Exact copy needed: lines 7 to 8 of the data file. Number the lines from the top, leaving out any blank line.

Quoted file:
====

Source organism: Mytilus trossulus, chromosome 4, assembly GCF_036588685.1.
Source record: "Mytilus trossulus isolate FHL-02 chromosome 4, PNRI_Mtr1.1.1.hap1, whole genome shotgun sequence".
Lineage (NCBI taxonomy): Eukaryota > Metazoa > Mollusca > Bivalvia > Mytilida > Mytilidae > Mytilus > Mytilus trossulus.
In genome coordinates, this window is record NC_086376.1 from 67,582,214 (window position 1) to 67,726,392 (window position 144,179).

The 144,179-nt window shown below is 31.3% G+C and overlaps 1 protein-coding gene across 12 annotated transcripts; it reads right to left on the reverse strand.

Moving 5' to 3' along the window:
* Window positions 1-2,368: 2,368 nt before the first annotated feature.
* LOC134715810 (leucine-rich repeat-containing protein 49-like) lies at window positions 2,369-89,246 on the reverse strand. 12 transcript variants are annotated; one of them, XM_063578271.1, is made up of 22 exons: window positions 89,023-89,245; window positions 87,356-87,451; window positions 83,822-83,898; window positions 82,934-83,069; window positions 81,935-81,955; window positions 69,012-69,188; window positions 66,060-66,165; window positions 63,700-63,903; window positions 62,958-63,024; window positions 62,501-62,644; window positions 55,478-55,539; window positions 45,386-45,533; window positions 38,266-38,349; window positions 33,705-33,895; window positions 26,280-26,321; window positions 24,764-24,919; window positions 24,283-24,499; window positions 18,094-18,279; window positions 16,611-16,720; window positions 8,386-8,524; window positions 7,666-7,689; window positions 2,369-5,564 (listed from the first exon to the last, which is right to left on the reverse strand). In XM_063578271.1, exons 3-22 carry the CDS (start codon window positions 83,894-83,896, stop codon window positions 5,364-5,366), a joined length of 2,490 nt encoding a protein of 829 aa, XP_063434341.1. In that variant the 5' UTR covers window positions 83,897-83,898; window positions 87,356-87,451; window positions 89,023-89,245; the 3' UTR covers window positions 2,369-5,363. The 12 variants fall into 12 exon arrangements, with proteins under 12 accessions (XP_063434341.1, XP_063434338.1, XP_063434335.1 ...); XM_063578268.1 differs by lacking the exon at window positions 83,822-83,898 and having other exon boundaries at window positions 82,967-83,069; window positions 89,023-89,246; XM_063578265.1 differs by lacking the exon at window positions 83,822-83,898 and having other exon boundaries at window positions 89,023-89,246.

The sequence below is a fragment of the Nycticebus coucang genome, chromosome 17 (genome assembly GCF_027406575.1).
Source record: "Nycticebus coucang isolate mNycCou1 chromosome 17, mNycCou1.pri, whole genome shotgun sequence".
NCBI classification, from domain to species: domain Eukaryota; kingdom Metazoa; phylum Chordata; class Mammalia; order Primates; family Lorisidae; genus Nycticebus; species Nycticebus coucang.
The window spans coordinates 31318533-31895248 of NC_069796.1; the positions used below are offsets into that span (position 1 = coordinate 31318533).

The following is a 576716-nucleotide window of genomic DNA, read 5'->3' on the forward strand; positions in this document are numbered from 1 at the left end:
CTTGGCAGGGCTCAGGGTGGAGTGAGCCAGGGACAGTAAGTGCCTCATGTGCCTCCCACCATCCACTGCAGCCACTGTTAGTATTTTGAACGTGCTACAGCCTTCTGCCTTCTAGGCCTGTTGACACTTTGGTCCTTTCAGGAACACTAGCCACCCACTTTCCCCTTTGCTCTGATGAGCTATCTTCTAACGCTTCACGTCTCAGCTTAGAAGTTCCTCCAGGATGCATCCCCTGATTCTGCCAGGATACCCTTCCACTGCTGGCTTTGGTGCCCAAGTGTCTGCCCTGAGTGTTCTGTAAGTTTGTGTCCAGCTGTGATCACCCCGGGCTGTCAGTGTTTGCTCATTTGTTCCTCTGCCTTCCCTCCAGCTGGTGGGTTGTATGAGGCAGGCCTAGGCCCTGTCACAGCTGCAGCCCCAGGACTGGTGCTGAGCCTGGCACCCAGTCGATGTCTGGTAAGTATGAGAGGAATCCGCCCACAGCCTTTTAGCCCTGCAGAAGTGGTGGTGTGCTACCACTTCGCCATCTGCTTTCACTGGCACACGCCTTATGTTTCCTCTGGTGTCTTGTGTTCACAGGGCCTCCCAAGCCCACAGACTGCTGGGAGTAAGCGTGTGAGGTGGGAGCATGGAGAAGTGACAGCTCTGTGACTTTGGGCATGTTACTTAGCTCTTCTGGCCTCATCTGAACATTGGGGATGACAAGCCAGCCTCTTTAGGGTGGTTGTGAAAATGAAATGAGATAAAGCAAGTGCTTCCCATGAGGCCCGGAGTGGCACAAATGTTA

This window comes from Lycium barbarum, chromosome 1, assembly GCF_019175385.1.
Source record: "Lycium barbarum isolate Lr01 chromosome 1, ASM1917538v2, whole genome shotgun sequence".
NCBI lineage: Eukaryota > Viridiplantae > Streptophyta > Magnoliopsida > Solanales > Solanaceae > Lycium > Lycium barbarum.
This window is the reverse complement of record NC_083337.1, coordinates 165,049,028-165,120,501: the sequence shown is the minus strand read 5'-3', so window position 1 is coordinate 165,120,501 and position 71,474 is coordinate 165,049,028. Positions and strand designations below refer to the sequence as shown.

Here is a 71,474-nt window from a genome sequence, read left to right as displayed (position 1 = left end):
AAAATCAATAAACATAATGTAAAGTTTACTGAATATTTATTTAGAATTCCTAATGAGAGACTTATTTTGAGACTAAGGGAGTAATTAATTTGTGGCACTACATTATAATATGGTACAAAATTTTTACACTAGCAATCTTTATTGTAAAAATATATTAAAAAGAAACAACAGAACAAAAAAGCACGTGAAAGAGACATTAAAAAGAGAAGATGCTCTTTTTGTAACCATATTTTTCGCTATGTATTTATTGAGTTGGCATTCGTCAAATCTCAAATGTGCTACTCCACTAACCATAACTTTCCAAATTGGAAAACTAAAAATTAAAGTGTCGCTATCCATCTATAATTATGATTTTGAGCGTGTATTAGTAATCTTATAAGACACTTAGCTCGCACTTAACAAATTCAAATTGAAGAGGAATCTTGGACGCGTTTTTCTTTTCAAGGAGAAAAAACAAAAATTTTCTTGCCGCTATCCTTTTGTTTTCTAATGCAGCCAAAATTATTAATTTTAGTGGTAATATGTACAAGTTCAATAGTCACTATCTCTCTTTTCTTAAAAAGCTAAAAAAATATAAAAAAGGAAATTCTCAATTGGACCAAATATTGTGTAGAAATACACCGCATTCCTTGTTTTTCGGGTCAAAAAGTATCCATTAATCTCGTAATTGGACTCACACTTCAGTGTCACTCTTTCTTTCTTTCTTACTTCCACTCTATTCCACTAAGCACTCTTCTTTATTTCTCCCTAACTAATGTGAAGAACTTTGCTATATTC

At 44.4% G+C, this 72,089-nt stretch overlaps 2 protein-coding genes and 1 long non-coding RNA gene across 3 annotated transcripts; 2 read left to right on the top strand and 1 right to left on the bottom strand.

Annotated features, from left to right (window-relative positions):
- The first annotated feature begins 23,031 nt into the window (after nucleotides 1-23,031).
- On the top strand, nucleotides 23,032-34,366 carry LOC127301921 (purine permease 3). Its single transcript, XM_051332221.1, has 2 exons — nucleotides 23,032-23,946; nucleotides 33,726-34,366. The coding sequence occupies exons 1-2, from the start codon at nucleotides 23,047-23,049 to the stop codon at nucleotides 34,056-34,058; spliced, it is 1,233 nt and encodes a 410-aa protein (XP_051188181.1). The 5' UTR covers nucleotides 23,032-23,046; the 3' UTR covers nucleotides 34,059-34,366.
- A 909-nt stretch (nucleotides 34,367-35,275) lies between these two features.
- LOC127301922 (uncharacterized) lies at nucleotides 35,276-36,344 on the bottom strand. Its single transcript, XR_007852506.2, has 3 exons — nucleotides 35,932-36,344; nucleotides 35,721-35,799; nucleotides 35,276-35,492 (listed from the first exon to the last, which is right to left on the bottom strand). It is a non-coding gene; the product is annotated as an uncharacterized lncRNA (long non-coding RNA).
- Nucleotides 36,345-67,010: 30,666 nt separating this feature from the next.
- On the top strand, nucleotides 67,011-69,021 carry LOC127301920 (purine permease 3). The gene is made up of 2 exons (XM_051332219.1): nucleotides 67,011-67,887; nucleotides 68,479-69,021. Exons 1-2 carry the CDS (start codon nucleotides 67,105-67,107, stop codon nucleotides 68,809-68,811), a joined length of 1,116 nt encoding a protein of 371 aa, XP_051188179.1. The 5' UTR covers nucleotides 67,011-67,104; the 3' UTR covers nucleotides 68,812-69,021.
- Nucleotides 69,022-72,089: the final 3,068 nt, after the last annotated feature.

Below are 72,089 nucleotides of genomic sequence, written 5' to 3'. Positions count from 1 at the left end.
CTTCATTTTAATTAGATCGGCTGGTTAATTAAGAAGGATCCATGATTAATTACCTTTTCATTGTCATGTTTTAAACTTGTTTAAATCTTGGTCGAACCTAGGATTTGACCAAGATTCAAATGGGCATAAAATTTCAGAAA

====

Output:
* Window positions 1-2,368: 2,368 nt before the first annotated feature.
* LOC134715810 (leucine-rich repeat-containing protein 49-like) lies at window positions 2,369-89,246 on the reverse strand. 12 transcript variants are annotated; one of them, XM_063578271.1, is made up of 22 exons: window positions 89,023-89,245; window positions 87,356-87,451; window positions 83,822-83,898; window positions 82,934-83,069; window positions 81,935-81,955; window positions 69,012-69,188; window positions 66,060-66,165; window positions 63,700-63,903; window positions 62,958-63,024; window positions 62,501-62,644; window positions 55,478-55,539; window positions 45,386-45,533; window positions 38,266-38,349; window positions 33,705-33,895; window positions 26,280-26,321; window positions 24,764-24,919; window positions 24,283-24,499; window positions 18,094-18,279; window positions 16,611-16,720; window positions 8,386-8,524; window positions 7,666-7,689; window positions 2,369-5,564 (listed from the first exon to the last, which is right to left on the reverse strand). In XM_063578271.1, exons 3-22 carry the CDS (start codon window positions 83,894-83,896, stop codon window positions 5,364-5,366), a joined length of 2,490 nt encoding a protein of 829 aa, XP_063434341.1. In that variant the 5' UTR covers window positions 83,897-83,898; window positions 87,356-87,451; window positions 89,023-89,245; the 3' UTR covers window positions 2,369-5,363. The 12 variants fall into 12 exon arrangements, with proteins under 12 accessions (XP_063434341.1, XP_063434338.1, XP_063434335.1 ...); XM_063578268.1 differs by lacking the exon at window positions 83,822-83,898 and having other exon boundaries at window positions 82,967-83,069; window positions 89,023-89,246; XM_063578265.1 differs by lacking the exon at window positions 83,822-83,898 and having other exon boundaries at window positions 89,023-89,246.